In one embodiment, one processor 110 analyzes the test results provided by all processors 110. Alternatively, more than one processor 110 analyzes the test results. The more processors analyzing the test results, the higher the level of confidence that exists for the test results. For example, two processors 110 providing the same two sets of test analyses indicates that the test results are more probable to be accurate than just one processor 110 providing one set of test analyses. In one embodiment, two processors 110 perform the same test, and if the test results are the same for both processors 110, then the test results show evidence towards a good chip 100. However, if the test results are different, then the chip 100 is considered bad.
Test results can be used for detecting various types of defects, including, for example, manufacturing defects, design defects, operation defects, etc.
Test results can be on-chip or off-chip 100. In one embodiment, a flag in the form of a bit is used to indicate whether chip 100 is good or bad. Alternatively, the test results may identify which processor 110 or which unit, e.g., a floating point, an integer unit, etc., of a processor 110 is bad.
In one embodiment, chip 100 is tested at desired temperatures. Mechanisms to control the test temperature include, for example, controlling the temperature of the testing room, controlling the temperature of the plate carrying the chip 100 by spraying chemicals, e.g., gas, liquid, freon, etc., on chip 100. The cooling system may include sensing equipment, feedback control, etc.
Chip 100 shown in
Scan registers 230 include elements of chip 100 and of processors 110 to be tested. These elements include, for example, registers in memory 120, registers in the arbitration unit, registers in processors 110, etc. Registers in memory 120 include registers in the memory controller, etc. Registers of processors 110 includes registers in the CPU, the arithmetic unit, the load/store unit, the instruction decode unit, etc. Registers 230 can be in one or more processors 110. For example, the scan chain goes through registers 230 in processor 110-2, then processor 110-3, then processor 110-4, etc. However, for illustration purposes,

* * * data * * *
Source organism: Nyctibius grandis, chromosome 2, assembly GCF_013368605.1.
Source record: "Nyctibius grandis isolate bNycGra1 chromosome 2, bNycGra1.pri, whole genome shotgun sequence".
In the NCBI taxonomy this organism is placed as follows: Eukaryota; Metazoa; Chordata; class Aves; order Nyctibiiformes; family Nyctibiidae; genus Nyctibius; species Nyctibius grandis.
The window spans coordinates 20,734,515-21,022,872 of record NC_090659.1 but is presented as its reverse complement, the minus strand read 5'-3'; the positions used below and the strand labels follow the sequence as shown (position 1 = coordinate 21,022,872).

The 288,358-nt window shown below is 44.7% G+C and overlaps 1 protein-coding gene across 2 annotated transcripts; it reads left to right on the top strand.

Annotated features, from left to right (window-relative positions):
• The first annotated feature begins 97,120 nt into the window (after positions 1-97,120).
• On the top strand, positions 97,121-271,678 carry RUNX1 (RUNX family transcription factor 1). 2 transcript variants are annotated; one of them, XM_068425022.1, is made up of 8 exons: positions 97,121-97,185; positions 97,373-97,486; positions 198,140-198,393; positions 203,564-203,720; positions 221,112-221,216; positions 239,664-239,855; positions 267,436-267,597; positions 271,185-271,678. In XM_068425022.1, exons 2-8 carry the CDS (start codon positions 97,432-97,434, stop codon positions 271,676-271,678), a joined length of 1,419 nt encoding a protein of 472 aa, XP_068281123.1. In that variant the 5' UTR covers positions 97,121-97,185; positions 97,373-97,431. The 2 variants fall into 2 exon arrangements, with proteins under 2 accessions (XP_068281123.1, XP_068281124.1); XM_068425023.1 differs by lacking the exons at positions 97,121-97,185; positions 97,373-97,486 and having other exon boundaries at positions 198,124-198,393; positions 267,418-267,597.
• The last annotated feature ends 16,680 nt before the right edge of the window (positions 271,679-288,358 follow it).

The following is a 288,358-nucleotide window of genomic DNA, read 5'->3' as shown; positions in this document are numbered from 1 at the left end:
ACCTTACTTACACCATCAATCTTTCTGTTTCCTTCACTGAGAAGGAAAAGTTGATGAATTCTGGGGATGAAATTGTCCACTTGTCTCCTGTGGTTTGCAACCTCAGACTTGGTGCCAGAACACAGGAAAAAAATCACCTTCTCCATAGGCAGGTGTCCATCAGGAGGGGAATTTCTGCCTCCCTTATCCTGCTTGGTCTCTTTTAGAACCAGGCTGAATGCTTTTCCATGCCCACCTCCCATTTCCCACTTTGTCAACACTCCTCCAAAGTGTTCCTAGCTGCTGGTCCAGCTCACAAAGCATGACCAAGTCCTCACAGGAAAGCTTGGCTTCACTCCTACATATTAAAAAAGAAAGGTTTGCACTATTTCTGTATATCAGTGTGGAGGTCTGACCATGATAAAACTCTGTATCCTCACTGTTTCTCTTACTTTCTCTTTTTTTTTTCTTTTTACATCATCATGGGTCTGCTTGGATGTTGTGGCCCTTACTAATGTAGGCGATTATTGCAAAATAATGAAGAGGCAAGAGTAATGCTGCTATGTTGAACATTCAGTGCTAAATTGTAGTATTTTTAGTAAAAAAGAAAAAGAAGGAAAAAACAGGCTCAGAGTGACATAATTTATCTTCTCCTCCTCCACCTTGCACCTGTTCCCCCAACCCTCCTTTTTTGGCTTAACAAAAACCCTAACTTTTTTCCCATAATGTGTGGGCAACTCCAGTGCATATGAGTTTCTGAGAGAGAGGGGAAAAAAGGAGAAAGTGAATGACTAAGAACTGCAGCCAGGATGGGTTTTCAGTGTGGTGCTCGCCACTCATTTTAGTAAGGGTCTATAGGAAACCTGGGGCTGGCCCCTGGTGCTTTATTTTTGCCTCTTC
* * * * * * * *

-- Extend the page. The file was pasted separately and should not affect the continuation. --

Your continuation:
Processor 110-1 includes two registers 260 and 270. Processor 110-1 can write values into register 260 and read values from register 270. Register 260 includes bit—TDI, bit—TCK, bit—TMS, and bit—TRST each of which corresponds to each signal TDI, TCK, TMS, and TRST, respectively. Effectively, controlling register 260 via its bits controls the corresponding scan signals and thus the scan test of processor 110-2. For example, each of bit—TMS, bit—TRST, and bit—TDI can be set to desirable values while bit—TCK is pulsed as a clock. In one embodiment, register 260 changes voltage values for bit—TCK in a monotonic way. Register 260 also includes bit—SLCT, which controls the selection of the inputs and outputs of multiplexers and de-multiplexer 2050, 2150, 2250, 2350, and 2450. Generally, when processor 110-1 controls the scan test of processor 110-2, bit—SLCT is set so that bit—TDI, bit—TCK, bit—TMS, bit—TRST, and bit—TDO are connected to lines 2055, 2155, 2255, 2355, and 2455, respectively.
Register 270 includes bit—TDO, which corresponds to TDO. Reading values from register 270 allows observations of the scan chain data. In one embodiment, the value of bit—TDO is written into bit—TDI to recycle scan chain data. Alternatively, new data is written into bit—TDI to modify scan chain data, e.g., for scan chain testing. Two registers 260 and 270 are used as examples; one or more registers performing the same function of these two registers are sufficient.
Multiplexers 2050, 2150, 2250, 2350, and de-multiplexer 2450 connect the appropriate inputs and outputs of the multiplexers and de-multiplexer. For example, multiplexer 2050 selects either TDI or bit—TDI to be output on line 2055. Multiplexer 2150 selects either TCK or bit—TCK to be output on line 2155. Multiplexer 2250 selects either TMS or bit—TMS to be output on line 2255, etc. Multiplexers and de-multiplexer are used as examples, any mechanism connecting the appropriate inputs and outputs is effective.
Scan registers 330 include elements of chip 100 and of processors 110 to be tested. These elements include, for example, registers in memory 120, registers in the arbitration unit, registers in processors 110, etc. Registers in memory 120 include registers in the memory controller, etc. Registers of processors 110 includes registers in the CPU, the arithmetic unit, the load/store unit, the instruction decode unit, etc. Registers 330 can be in one or more processors 110. For example, the scan chain goes through registers 330 in processor 110-2, then processor 110-3, then processor 110-4, etc. However, for illustration purposes,